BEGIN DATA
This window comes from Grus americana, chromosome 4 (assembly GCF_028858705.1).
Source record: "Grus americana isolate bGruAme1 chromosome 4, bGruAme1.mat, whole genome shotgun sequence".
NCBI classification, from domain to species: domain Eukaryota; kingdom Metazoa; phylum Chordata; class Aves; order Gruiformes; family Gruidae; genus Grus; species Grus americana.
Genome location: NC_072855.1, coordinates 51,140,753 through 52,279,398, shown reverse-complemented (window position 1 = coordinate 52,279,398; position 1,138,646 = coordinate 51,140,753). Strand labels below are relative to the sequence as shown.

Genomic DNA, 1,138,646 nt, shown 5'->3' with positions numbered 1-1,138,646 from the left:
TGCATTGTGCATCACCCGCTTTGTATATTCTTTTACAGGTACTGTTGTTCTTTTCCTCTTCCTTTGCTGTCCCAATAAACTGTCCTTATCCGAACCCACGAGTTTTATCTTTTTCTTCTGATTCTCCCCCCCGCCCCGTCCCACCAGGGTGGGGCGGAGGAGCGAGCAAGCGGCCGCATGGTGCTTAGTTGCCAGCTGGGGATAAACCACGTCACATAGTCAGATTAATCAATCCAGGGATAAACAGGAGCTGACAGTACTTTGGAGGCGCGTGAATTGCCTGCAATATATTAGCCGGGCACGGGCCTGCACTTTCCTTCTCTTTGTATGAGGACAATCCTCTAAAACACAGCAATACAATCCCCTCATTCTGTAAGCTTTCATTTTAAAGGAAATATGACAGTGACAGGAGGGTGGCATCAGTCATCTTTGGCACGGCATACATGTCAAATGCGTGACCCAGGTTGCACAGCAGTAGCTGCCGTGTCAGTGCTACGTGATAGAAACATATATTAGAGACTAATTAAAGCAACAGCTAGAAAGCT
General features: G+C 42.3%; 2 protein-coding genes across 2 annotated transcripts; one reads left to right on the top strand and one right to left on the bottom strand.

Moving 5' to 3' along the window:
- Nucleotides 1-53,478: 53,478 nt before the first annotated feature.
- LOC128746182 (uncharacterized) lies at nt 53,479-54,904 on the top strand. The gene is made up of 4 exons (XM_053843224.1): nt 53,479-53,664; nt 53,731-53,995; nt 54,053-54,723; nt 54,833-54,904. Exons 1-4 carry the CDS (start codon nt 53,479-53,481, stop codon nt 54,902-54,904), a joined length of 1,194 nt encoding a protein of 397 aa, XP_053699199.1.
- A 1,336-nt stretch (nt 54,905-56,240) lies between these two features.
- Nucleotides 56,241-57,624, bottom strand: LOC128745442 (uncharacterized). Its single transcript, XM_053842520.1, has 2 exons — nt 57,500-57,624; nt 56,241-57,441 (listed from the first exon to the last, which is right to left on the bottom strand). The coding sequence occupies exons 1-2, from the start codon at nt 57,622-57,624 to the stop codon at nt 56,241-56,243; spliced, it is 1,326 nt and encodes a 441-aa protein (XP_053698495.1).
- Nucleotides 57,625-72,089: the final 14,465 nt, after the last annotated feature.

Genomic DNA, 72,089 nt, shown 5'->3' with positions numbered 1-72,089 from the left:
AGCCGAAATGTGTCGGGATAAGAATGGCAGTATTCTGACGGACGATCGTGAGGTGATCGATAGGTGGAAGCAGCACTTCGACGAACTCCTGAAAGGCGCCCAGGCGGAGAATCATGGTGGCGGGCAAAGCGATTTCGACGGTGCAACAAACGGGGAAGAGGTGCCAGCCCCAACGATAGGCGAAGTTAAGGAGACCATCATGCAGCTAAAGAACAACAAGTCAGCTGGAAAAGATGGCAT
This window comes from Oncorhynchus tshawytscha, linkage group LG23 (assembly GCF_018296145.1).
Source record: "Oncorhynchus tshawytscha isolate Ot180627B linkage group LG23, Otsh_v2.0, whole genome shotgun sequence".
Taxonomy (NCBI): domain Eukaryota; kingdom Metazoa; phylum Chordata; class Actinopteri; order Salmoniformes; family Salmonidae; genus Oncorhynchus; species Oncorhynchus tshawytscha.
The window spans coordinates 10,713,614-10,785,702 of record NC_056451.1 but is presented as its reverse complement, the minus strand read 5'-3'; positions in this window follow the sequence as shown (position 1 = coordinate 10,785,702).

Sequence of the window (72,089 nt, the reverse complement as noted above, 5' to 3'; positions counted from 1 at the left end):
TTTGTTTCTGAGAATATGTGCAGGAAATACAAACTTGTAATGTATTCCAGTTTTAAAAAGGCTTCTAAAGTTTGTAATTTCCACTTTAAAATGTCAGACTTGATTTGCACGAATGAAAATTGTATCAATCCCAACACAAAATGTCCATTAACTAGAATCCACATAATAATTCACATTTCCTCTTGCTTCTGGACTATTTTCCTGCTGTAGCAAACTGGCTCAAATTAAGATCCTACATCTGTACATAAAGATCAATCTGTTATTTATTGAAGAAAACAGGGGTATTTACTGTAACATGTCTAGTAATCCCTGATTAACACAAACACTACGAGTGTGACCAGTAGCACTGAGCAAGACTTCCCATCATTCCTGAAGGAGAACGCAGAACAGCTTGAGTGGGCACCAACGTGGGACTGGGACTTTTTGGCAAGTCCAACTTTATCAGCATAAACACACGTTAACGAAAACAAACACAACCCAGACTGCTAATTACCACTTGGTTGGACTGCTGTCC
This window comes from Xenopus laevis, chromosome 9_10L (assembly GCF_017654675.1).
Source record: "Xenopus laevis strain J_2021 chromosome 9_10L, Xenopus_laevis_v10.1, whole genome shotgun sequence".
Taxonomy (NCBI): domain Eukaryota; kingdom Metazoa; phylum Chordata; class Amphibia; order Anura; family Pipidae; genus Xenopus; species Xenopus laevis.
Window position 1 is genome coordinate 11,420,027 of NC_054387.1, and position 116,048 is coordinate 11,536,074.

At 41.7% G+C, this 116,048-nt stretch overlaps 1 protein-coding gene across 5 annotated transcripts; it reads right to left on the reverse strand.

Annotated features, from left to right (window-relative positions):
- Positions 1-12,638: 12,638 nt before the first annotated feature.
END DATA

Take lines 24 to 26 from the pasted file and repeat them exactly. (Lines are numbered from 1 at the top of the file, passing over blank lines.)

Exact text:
Taxonomy (NCBI): domain Eukaryota; kingdom Metazoa; phylum Chordata; class Amphibia; order Anura; family Pipidae; genus Xenopus; species Xenopus laevis.
Window position 1 is genome coordinate 11,420,027 of NC_054387.1, and position 116,048 is coordinate 11,536,074.

At 41.7% G+C, this 116,048-nt stretch overlaps 1 protein-coding gene across 5 annotated transcripts; it reads right to left on the reverse strand.